Was Descartes secretly an atheist

The soul is conscious thinking


Read on one side

But then the demon whose hypothetical deception Descartes played through has no more chance. God in His goodness cannot want to deceive me when I use my mind and senses appropriately, argued Descartes. By and large, the world really has to be the way I perceive it to be.

Descartes had achieved his goal. He had made sure of himself and the world around him. The price, however, was a deep split between the two. On the one hand there is the I as a thinking being - on the other hand the outside world, nature, the houses, other people and one's own body. With Descartes, the world disintegrated into subject and object, and this division can still be felt today. In many minds there is the idea that humans are above all a thinking being, while feelings and sensual experiences are only accessories.

A strange story about Descartes has been going around since the 18th century. On his travels he always carried a mechanical doll in a box that was supposed to resemble his illegitimate daughter Francine. With her he wanted to demonstrate that animals are just soulless machines. One night while traveling by ship, the captain secretly inspected the box, was shocked at the sight of the mechanical monster and threw the doll into the sea. The story is probably made up, but it illustrates a key point in Descartes' thinking: the separation between body and soul. The soul is conscious thinking. It is immediately given to us with the "I think". The body, on the other hand, is a questionable matter. One can be mistaken about having a body, argued Descartes.

How can the soul move the body at will? Why does consciousness hurt when the body is injured? How are body and soul connected at all? This is the famous mind-body problem that only becomes a problem when one distinguishes between mind and body as thoroughly as Descartes and many philosophers after him did.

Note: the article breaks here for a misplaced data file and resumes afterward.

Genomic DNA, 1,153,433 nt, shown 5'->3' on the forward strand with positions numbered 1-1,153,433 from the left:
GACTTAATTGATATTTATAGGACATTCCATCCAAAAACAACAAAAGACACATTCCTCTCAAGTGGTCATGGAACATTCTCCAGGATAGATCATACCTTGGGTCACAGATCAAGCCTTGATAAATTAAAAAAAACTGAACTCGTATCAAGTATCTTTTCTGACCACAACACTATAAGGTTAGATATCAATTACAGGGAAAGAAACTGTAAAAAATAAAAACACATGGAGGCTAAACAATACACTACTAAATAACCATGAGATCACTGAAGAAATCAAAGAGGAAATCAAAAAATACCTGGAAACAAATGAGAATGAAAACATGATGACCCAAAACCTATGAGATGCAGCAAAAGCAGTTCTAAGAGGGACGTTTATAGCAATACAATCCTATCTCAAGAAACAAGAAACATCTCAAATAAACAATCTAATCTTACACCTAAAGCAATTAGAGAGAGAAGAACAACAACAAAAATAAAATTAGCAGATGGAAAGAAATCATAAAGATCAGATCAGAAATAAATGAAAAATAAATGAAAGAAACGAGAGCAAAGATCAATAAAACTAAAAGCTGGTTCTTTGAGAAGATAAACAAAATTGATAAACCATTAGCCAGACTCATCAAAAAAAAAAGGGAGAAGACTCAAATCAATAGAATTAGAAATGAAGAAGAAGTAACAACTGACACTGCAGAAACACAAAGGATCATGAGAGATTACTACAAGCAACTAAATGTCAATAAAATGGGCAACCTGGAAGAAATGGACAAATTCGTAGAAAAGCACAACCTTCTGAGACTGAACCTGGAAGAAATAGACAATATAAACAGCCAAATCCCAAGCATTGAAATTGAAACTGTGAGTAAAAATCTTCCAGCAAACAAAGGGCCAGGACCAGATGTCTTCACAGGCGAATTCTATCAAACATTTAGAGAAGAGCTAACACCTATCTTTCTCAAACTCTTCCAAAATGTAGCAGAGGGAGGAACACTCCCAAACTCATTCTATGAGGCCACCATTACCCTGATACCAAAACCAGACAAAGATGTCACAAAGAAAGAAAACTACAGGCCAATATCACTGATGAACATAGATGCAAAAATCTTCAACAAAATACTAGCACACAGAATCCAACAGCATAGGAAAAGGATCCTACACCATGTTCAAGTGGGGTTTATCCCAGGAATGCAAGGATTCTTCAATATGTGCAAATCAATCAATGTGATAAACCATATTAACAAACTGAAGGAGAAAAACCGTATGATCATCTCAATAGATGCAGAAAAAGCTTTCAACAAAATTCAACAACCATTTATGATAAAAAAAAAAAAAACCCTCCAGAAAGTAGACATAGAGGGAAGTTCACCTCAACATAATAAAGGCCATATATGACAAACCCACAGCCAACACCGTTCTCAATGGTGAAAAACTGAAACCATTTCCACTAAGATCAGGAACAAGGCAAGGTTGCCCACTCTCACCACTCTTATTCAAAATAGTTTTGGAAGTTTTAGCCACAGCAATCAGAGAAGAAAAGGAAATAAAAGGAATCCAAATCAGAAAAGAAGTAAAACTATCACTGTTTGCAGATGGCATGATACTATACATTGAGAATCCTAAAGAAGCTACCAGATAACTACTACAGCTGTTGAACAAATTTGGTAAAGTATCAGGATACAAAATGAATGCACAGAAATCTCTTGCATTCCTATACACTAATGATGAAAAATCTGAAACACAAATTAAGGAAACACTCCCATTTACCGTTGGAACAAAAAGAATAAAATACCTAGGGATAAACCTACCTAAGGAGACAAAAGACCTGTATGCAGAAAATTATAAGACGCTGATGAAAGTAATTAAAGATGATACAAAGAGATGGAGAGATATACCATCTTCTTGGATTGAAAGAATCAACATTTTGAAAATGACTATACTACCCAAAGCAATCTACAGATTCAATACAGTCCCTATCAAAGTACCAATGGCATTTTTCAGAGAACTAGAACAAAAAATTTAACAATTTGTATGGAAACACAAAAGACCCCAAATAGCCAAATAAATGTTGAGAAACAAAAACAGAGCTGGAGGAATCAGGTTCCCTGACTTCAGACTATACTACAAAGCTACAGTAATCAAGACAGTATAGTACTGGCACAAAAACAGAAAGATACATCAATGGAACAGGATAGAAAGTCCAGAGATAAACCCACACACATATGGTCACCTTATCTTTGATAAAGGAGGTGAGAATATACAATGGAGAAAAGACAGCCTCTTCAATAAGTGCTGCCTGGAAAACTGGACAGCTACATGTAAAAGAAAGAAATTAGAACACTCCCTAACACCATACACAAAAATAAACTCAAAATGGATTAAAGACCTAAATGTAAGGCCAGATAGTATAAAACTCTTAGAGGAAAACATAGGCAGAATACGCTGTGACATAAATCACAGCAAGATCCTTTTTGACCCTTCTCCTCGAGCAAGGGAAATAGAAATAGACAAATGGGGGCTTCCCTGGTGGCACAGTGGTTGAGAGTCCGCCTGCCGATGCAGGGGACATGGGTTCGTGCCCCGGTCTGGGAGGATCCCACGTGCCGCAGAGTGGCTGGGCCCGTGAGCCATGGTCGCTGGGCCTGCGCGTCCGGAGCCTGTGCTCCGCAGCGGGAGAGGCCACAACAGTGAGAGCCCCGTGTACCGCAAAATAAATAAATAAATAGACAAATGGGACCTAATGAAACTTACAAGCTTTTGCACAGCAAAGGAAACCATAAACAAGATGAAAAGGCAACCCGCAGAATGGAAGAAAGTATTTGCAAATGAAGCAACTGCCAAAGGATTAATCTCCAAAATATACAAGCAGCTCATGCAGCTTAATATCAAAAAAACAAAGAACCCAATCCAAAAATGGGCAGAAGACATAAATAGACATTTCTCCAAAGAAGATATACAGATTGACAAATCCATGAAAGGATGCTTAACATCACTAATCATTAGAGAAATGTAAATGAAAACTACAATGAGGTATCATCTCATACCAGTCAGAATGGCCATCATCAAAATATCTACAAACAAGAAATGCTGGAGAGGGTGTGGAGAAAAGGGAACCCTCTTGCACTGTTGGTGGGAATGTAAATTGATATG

The mind-body problem is becoming particularly explosive today due to the development of artificial intelligence (AI). Machine thinking, what nonsense, Descartes might have said, machines are as inanimate as my doll, and only souls think. The matter is controversial among today's philosophers. The mind-body problem is a pseudo-problem, some say: Of course, AI systems could produce consciousness, just as human brains produce what Descartes calls "soul". Others, on the other hand, believe that conscious experiences have a quality that can hardly be replicated technically. A poppy meadow, for example, gives a person a red experience and touches them in a way that goes beyond recognizing light of a certain frequency range. Can an AI system ever have such a poppy flower experience?

Descartes ’radical separation between soul and body can no longer be maintained today. But if he was wrong, then in an instructive way. The world needs more people today who strive so consistently for the truth instead of inventing their own truth.

Descartes was an intellectual superstar even in his day. The Swedish Queen Christina exchanged letters with him for years and invited him to her court. In the autumn of 1649 he traveled to Stockholm. But the northern winter hit his heart, and the queen had the late riser come to teach her at five o'clock in the morning. He got pneumonia. On February 11, 1650, he ceased to think and be.